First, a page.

So the 2004 FIRST controllers have a TTL port that you can access from userspace. With few little electronics to convert the TTL to RS232 (TTL = 0 to 5V) and standard RS232 (something like -10V and 10V, I forget at the moment and am to lazy to look it up) you get the signals in the proper levels for communication. Of course there is the driver that needs written since Innovation FIRST doesn’t directly support that port. But the PIC documentation has some useful tips and help. But it’s not too bad. After that is done, there is a neat little device on the market that takes Ethernet to RS232. And then there is a little handwaving on the Laptop side with vitural comm ports and such, but you can literally assign and IP address to the FIRST RC, and you have an alternative way of sending data to the RC. What is even better is the data is coming in the FAST LOOP! Previous you could only get data refreshed from the OI at the 26.2ms loop speed. So now you are only limited to how fast you can service the TTL port.
The other interesting fall out from this is you can essentially double the amount of IO on-board the robot. You could use the OI local to the robot. You can all think about that one for a minute or to. So, I hope you all enjoyed all this and would love to answer any other questions.


Great work there. What are the specs on those linear actuators? (length, speed, voltage, pushing power, cost, and where they were obtained) Thank you.

Those linear actuators have a stroke of about 7 inches, 500 lbs of push force, run at 28V, consume about 8 amps each (which don’t vary on load at all), and cost about $300 a piece. Interesting to note, the linear pots that sit on top of the actuators cost more money than the actuators did.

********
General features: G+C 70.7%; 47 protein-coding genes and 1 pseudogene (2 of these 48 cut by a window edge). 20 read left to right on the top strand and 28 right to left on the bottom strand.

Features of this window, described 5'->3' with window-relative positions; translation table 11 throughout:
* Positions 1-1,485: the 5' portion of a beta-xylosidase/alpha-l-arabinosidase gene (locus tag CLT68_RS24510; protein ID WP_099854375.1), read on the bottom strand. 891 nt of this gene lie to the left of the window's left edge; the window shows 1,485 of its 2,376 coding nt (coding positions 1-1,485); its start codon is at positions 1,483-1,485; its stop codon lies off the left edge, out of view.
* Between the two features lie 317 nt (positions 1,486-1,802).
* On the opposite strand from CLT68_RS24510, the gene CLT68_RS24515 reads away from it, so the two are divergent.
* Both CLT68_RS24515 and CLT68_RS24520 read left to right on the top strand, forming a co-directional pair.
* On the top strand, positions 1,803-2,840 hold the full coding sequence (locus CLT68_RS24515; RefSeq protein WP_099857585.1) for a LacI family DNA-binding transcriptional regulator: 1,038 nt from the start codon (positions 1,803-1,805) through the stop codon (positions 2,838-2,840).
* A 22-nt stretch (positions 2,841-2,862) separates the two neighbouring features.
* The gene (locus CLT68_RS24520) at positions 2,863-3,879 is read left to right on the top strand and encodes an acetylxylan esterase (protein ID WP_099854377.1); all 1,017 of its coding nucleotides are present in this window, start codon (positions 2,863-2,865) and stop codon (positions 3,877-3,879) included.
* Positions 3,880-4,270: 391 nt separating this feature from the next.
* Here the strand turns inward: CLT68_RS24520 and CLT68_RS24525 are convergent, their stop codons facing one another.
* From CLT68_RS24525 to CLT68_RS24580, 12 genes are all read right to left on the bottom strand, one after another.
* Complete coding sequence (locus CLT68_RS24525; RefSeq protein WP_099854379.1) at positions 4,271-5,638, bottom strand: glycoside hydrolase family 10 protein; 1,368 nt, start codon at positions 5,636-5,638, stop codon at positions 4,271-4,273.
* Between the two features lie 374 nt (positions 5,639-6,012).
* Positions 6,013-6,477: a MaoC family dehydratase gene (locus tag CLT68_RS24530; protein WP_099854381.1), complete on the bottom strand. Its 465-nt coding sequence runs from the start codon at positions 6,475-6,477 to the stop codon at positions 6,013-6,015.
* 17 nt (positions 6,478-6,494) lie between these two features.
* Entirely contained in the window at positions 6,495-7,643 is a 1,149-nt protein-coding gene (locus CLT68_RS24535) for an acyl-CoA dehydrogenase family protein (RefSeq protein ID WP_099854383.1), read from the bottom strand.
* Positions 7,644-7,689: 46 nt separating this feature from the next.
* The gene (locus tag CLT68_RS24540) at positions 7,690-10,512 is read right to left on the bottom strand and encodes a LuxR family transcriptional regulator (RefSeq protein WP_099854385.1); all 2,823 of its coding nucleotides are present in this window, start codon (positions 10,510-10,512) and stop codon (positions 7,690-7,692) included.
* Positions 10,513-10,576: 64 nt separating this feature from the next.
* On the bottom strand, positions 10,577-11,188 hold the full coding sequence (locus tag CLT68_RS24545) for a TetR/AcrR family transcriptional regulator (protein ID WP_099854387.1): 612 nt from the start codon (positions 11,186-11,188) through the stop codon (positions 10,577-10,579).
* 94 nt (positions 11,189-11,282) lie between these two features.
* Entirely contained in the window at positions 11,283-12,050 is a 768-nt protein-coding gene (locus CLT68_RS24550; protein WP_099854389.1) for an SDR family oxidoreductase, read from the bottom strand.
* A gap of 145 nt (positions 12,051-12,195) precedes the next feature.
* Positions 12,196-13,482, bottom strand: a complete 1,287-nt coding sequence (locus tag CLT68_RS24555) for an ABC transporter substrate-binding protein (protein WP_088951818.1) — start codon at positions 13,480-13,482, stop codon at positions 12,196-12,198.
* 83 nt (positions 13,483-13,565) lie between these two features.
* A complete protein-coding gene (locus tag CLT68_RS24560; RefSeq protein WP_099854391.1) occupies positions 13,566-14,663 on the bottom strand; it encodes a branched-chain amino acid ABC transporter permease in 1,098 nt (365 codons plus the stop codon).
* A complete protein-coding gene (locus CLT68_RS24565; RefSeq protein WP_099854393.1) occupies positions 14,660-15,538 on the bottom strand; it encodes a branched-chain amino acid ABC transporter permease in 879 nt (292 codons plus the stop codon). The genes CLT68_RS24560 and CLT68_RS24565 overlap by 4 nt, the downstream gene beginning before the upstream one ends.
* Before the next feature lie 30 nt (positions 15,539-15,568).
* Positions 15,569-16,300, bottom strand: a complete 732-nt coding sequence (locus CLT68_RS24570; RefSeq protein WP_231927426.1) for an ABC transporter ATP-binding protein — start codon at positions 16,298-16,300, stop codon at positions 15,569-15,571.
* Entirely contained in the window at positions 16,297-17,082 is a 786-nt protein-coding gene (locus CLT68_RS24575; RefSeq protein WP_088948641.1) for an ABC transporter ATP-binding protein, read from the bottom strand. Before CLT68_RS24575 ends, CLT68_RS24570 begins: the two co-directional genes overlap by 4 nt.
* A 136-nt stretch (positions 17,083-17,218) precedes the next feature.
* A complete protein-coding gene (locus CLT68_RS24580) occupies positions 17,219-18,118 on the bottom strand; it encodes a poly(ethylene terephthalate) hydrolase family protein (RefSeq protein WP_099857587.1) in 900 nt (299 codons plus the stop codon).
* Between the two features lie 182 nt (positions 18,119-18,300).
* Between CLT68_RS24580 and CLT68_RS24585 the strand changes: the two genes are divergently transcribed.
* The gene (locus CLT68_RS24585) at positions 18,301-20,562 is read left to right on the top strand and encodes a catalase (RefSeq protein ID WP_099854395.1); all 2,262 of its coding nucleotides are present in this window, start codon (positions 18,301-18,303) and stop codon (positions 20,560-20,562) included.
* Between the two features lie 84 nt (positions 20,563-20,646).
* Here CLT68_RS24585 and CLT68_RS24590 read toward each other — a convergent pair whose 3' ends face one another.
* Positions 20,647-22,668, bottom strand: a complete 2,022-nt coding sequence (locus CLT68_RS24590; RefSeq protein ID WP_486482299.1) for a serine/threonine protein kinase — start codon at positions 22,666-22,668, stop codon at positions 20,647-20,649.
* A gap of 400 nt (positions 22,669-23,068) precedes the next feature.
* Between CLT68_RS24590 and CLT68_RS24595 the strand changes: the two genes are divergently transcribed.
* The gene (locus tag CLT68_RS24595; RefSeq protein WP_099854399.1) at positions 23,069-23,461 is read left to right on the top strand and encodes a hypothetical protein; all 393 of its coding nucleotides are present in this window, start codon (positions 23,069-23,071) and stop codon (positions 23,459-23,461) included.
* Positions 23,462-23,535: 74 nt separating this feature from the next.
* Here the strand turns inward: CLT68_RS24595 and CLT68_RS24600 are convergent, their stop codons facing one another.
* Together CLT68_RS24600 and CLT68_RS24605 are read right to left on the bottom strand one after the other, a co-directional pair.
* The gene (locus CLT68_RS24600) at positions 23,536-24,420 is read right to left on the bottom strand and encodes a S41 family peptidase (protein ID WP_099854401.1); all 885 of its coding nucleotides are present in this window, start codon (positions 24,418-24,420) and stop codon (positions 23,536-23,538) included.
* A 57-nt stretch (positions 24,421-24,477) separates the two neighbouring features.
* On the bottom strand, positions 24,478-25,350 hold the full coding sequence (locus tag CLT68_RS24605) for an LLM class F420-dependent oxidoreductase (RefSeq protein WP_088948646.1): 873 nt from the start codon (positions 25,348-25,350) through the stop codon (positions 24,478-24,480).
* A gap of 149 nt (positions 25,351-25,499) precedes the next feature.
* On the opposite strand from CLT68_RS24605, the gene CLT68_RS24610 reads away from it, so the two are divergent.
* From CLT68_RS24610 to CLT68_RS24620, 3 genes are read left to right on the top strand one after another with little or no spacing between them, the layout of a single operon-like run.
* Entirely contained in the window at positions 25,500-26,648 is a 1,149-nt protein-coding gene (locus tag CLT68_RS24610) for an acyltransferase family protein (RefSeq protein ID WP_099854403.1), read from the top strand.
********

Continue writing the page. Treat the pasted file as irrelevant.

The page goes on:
Oh right speed, uh…they did about 2 in/s, with the mechanical advantage we were running was plenty of degrees/s.

Cool, thanks for the quick response. That is a bit expensive though. I think I saw 3 actuators per leg? That would total about $7200.00 for an 8-legger. Also, where did you pick those up? Thank you.

As far as the batteries go, there are 120 1.2V NiMH 3.3Ahr stacked in such a way to provide 24V at 19.8Ahr. So if you figure our load is about 832 Amps, ~48As to do walking motion, it situates our NiMH cells at 48/19.8 C or 2.4 times their rate capacity, which they can handle just fine. NiMH are about the best battery as far as life, Power Density, surge, and cost.

Oh yeah, I can imagine…

I can imagine what it would be like for our drivers to move the controls, only to have the robot react 500ms later because someone thought it would be fun to stream a webcam from their robot over the wireless network control system, and it’s hogging all the bandwidth! :rolleyes:

Everyone always talks about how great wireless IP would be. Has anyone given that real thought? You’d need a continuous stream of data coming from and going to EACH OI. Since 802.11 is a shared medium, that means you will get collisions between packets. Guess what happens when there’s collisions? Each of the transmitters backs off and retries a random amount of time later. Do you want YOUR robot to be the one that chose to back off the maximum amount of time while your opponent’s robot backed off the minimum amount of time? I don’t.